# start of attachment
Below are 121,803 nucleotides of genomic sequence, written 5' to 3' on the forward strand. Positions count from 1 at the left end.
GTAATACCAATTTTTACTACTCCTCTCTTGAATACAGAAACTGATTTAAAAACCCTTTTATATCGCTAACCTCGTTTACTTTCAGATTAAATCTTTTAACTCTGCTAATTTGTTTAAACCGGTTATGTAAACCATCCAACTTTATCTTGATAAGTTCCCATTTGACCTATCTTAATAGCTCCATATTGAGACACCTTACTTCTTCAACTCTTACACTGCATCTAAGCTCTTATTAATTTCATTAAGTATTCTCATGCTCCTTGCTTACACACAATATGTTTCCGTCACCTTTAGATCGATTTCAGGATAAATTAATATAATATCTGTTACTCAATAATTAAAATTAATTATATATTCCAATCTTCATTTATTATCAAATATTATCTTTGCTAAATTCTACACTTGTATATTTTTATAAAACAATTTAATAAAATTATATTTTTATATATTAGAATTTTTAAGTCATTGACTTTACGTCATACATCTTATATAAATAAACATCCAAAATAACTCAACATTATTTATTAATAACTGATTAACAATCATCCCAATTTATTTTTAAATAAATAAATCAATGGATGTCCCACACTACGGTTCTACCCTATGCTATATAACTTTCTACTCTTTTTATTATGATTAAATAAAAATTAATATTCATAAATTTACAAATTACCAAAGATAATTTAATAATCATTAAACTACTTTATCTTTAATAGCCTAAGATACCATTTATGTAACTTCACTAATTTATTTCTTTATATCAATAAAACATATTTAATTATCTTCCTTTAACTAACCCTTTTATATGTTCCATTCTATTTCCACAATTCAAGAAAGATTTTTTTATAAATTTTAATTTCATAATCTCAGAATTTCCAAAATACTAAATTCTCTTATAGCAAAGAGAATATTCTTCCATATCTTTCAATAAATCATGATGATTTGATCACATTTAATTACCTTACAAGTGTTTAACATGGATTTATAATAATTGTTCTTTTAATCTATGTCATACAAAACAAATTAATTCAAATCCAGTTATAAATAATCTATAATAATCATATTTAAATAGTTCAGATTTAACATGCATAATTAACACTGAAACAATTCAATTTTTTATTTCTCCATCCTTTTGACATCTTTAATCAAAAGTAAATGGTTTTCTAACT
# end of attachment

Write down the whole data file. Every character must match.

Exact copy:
Below are 121,803 nucleotides of genomic sequence, written 5' to 3' on the forward strand. Positions count from 1 at the left end.
GTAATACCAATTTTTACTACTCCTCTCTTGAATACAGAAACTGATTTAAAAACCCTTTTATATCGCTAACCTCGTTTACTTTCAGATTAAATCTTTTAACTCTGCTAATTTGTTTAAACCGGTTATGTAAACCATCCAACTTTATCTTGATAAGTTCCCATTTGACCTATCTTAATAGCTCCATATTGAGACACCTTACTTCTTCAACTCTTACACTGCATCTAAGCTCTTATTAATTTCATTAAGTATTCTCATGCTCCTTGCTTACACACAATATGTTTCCGTCACCTTTAGATCGATTTCAGGATAAATTAATATAATATCTGTTACTCAATAATTAAAATTAATTATATATTCCAATCTTCATTTATTATCAAATATTATCTTTGCTAAATTCTACACTTGTATATTTTTATAAAACAATTTAATAAAATTATATTTTTATATATTAGAATTTTTAAGTCATTGACTTTACGTCATACATCTTATATAAATAAACATCCAAAATAACTCAACATTATTTATTAATAACTGATTAACAATCATCCCAATTTATTTTTAAATAAATAAATCAATGGATGTCCCACACTACGGTTCTACCCTATGCTATATAACTTTCTACTCTTTTTATTATGATTAAATAAAAATTAATATTCATAAATTTACAAATTACCAAAGATAATTTAATAATCATTAAACTACTTTATCTTTAATAGCCTAAGATACCATTTATGTAACTTCACTAATTTATTTCTTTATATCAATAAAACATATTTAATTATCTTCCTTTAACTAACCCTTTTATATGTTCCATTCTATTTCCACAATTCAAGAAAGATTTTTTTATAAATTTTAATTTCATAATCTCAGAATTTCCAAAATACTAAATTCTCTTATAGCAAAGAGAATATTCTTCCATATCTTTCAATAAATCATGATGATTTGATCACATTTAATTACCTTACAAGTGTTTAACATGGATTTATAATAATTGTTCTTTTAATCTATGTCATACAAAACAAATTAATTCAAATCCAGTTATAAATAATCTATAATAATCATATTTAAATAGTTCAGATTTAACATGCATAATTAACACTGAAACAATTCAATTTTTTATTTCTCCATCCTTTTGACATCTTTAATCAAAAGTAAATGGTTTTCTAACT